Titleist 915 D2 Driver Review: ClubTest 2016

February 11, 2016



CATEGORY: Game Improvement Drivers
PRICE: $450
WE TESTED: 9.5° (adjusts 8.75° to 11°), 10.5° (adjusts 9.75° to 12°), 12° (adjusts 11.25° to 13.5°) with Aldila Rogue Black 70 and Silver 60, as well as Mitsubishi Diamana D+ White 70, S+ Blue 60, and M+ Red 50 graphite shafts
KEY TECHNOLOGIES: The hosel adjustability contributes to the club’s unmatched playability.


DISTANCE: Should keep up with your gamer; for some, the D2 has an extra gear — it’s capable of a few bombs every round; takes a minute to finetune, since the hosel has a real effect on distance.
ACCURACY/FORGIVENESS: Nothing’s changed here — it’s still Titleist’s most forgiving driver to date, which puts it on par with most in its class; a rare, totally neutral Game Improvement driver with impressive accuracy; predictable sidespin seems to correct course midair.
FEEL: One of the best at impact; catch it flush and the ball basically disappears — it just vaporizes the thing; a gentle giant that tells you where you hit it with a delicate tingle on misses; zero twists or turns — a nice, compressed blast.
PLAYABILITY: No other Game Improvement driver comes close; enough maneuverability to appeal to low-handicappers, while nearly everyone can bend mild shapes to fit the hole; the adjustable hosel sets you up for success — once dialed in, you’ll know exactly where to find your ball after takeoff.
LOOK: This one sets the standard — nothing better in the bunch; it’s the Town Car of drivers: long and black, classic and comfortable; the simple alignment aid does its job.


The 915 D2 is more interested in giving you options than in saving your bacon — if you can’t make consistent contact, there are better clubs for you; a few testers find impact surprisingly loud and high-pitched — not what most associate with Titleist drivers.

BOTTOM LINE: The Titleist 915 D2 is one of the better models tested. Same as last year: the everyman’s Titleist, a great all-around club that holds up in an increasingly crowded Game Improvement category. Few drivers in any class blend a timeless look with tight handling this well.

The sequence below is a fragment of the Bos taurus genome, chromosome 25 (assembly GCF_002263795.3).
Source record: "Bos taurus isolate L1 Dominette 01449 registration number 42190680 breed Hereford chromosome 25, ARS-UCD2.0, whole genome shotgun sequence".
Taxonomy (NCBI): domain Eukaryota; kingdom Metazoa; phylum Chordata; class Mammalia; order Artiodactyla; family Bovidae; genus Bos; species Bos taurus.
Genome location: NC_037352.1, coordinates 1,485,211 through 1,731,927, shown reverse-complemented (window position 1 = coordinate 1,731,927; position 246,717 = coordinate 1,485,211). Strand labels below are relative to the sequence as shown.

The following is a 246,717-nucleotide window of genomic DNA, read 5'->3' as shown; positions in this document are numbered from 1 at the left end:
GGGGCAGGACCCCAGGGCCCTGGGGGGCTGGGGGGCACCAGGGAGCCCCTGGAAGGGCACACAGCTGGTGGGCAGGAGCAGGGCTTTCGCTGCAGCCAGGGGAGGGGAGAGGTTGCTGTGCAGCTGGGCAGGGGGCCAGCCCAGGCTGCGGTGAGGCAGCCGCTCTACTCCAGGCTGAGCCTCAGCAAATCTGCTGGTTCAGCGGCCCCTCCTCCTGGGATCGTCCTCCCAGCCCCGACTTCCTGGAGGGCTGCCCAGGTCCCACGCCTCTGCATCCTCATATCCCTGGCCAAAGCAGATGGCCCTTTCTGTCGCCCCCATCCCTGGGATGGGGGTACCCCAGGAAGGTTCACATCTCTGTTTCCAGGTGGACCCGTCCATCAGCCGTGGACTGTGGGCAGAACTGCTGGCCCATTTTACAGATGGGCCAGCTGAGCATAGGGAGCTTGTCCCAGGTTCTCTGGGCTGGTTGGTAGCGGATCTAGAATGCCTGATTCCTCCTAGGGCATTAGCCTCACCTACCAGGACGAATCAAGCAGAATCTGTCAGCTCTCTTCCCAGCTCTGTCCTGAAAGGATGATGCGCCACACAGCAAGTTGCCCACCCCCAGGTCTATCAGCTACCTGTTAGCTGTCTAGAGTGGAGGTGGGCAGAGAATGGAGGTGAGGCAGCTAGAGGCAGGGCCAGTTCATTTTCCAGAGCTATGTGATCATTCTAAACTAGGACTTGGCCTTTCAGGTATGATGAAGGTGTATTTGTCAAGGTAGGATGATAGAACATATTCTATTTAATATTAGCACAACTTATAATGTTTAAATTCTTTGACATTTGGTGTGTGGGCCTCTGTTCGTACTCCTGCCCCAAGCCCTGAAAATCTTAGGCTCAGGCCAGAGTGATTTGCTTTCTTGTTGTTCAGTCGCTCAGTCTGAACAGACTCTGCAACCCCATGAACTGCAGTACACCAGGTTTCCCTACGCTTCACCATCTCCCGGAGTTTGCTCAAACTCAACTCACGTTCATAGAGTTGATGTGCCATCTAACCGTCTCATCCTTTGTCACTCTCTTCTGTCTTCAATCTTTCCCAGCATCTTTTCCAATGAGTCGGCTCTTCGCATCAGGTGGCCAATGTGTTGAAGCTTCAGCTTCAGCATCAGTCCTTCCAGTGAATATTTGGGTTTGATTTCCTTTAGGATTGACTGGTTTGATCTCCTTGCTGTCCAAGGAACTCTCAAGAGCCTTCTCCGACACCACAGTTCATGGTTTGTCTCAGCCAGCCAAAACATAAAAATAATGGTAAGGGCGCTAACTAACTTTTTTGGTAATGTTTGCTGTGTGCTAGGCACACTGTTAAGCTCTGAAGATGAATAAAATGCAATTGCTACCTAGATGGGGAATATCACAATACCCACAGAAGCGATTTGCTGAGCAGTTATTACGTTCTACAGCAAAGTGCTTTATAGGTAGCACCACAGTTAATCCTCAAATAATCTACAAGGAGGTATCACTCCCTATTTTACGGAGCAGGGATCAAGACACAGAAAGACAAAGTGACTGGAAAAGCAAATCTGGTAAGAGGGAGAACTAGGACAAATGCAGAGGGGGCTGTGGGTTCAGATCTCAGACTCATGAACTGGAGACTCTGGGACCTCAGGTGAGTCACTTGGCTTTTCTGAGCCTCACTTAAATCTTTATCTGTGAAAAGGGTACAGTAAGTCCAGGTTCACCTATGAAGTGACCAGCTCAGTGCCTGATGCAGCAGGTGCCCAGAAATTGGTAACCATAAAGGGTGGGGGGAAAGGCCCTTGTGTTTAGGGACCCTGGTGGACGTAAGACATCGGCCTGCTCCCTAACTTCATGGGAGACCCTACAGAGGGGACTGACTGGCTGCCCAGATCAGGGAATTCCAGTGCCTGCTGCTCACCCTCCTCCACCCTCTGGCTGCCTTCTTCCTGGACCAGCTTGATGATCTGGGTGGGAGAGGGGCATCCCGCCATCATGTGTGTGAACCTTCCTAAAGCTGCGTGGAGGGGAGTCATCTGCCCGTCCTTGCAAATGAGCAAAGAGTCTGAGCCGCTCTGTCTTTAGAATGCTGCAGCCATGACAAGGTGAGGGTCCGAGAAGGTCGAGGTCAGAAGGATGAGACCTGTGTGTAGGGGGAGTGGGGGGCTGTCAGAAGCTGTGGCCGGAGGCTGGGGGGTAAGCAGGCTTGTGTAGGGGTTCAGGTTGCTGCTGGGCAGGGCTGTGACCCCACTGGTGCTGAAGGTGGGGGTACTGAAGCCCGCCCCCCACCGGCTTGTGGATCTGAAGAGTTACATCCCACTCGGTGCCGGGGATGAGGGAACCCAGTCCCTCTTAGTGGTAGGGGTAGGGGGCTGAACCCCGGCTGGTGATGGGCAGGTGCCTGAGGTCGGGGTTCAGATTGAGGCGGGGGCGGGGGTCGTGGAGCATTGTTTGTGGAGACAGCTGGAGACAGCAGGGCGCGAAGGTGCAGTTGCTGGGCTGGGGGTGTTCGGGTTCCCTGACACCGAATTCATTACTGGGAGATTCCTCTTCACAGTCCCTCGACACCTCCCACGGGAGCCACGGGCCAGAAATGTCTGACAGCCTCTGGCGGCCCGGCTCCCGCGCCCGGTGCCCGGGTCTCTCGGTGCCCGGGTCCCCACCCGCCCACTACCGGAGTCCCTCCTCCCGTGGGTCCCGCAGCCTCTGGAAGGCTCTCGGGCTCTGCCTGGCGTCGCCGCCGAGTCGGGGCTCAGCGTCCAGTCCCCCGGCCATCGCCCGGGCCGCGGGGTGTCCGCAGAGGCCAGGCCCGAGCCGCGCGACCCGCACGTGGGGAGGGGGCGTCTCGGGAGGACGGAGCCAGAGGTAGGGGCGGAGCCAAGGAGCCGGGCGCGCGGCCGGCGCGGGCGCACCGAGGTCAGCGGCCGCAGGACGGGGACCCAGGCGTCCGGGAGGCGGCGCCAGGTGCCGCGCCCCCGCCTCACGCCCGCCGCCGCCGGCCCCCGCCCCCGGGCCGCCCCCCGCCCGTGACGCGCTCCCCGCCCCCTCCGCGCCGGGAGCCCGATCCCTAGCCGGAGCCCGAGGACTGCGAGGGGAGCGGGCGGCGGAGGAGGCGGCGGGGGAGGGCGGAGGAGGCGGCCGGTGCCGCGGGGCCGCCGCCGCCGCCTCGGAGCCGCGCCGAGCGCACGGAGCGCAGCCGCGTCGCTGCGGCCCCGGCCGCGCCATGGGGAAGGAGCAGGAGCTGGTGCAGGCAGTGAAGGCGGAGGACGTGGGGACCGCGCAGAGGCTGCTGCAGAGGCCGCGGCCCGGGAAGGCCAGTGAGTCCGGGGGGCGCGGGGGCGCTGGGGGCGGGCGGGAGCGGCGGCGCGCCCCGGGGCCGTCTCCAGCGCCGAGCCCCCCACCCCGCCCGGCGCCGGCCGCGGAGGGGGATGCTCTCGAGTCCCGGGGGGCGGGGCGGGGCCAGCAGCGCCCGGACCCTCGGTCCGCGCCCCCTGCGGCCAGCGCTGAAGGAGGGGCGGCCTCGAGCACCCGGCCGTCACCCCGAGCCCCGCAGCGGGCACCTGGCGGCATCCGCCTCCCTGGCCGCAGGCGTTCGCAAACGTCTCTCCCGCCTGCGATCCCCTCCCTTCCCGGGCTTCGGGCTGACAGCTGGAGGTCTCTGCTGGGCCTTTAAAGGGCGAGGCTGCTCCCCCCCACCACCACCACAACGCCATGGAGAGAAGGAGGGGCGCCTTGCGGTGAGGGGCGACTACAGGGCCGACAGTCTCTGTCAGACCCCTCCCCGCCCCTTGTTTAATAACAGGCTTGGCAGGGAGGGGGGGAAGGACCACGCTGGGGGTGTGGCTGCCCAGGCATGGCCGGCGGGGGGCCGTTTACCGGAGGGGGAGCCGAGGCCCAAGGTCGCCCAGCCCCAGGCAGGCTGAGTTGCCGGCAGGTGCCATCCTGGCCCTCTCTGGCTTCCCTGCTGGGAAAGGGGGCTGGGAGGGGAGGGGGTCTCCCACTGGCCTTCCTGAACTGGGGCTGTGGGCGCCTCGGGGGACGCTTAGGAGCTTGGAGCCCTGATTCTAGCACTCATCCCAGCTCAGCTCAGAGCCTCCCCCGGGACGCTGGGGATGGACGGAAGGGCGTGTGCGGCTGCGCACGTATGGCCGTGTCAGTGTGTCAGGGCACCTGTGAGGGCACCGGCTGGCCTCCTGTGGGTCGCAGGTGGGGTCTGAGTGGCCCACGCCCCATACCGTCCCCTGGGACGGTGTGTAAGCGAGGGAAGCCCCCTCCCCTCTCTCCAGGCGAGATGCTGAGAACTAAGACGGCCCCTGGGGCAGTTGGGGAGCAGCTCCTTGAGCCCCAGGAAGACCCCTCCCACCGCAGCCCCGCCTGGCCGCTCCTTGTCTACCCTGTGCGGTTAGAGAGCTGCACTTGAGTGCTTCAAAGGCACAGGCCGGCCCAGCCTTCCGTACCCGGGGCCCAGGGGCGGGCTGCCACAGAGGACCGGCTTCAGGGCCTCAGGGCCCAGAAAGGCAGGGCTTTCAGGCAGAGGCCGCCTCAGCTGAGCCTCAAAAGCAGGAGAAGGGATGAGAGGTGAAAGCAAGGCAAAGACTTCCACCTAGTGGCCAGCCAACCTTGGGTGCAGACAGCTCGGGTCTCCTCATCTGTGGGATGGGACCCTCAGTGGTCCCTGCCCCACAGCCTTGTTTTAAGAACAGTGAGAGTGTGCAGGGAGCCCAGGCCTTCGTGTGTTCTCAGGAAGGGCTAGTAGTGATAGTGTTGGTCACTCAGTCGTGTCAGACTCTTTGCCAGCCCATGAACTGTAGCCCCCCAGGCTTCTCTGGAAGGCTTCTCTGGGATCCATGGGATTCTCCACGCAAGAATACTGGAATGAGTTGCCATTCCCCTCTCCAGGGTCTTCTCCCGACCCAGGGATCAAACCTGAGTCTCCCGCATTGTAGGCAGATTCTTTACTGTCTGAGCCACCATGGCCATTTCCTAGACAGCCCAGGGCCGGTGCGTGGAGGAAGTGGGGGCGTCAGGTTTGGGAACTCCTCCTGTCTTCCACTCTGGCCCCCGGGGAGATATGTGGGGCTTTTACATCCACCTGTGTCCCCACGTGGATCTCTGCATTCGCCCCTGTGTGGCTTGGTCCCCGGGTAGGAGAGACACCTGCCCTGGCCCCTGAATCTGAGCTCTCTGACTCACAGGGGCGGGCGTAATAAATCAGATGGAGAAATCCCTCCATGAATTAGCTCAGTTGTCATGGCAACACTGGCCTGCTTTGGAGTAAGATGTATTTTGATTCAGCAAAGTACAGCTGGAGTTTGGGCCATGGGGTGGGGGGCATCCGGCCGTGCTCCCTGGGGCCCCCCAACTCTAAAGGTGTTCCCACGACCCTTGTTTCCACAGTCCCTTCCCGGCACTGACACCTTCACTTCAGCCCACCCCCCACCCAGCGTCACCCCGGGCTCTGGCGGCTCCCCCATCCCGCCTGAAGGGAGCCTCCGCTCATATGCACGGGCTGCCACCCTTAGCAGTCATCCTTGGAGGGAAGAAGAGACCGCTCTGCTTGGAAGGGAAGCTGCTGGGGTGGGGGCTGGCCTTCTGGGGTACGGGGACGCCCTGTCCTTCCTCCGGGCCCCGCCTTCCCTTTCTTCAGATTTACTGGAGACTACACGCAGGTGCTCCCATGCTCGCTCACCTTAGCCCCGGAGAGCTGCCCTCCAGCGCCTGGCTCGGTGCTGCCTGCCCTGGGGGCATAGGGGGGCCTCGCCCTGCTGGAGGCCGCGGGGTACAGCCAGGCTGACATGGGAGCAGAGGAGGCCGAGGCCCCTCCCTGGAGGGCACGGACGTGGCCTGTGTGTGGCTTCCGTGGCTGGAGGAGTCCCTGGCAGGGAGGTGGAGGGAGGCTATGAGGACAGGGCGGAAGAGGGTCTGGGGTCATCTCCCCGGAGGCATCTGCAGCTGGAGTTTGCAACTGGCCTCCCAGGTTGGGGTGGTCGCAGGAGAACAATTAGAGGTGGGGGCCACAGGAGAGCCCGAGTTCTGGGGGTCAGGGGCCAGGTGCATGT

HOT STIX’S TAKE: You’d be mistaken to think it’s for better players only — this driver is built for all skill levels. The sole channel improves ball speeds on low hits. Launch: Mid; Spin: Low-Mid





From GOLF ClubTest 2015:


DISTANCE: One of the longest tested; consistent results with a good mix of carry and roll; adjustments are key — dial in the proper setting and let the launch party begin; some say it ekes out extra yardage over the previous D2.
ACCURACY/FORGIVENESS: Straight and simple, shots travel like they’re on a track, time after time; not a ton of curvature — misses are more likely pushes and pulls than hooks or slices.
FEEL: Upper echelon; sturdy and metallic at impact, with superb weighting and admirable feedback; the slot in the sole doesn’t change the characteristic Titleist crack.
PLAYABILITY: One of the best — puts you in control of the club, not the other way around; expect high, straight shots with enough adjustability to tune in your ideal ball flight; better testers found a touch of workability, too.
LOOK: Top marks — the 915D2 is a purist’s club that’s locked and loaded at address; long, deep head with no fuss, gimmicks or distractions; a large footprint for a Titleist, but not overwhelming.


Slightly less workable than its predecessor — more bomber than swashbuckler; sole slot doesn’t salvage low strikes quite like some guys hoped.

BOTTOM LINE: Titleist’s most user-friendly driver to date is the top game-improvement vote-getter. It offers the variety and versatility needed to keep lower-handicappers interested, with enough pop (and pardon) to excite aspiring players.

NEXT REVIEW: Tour Edge Exotics EX9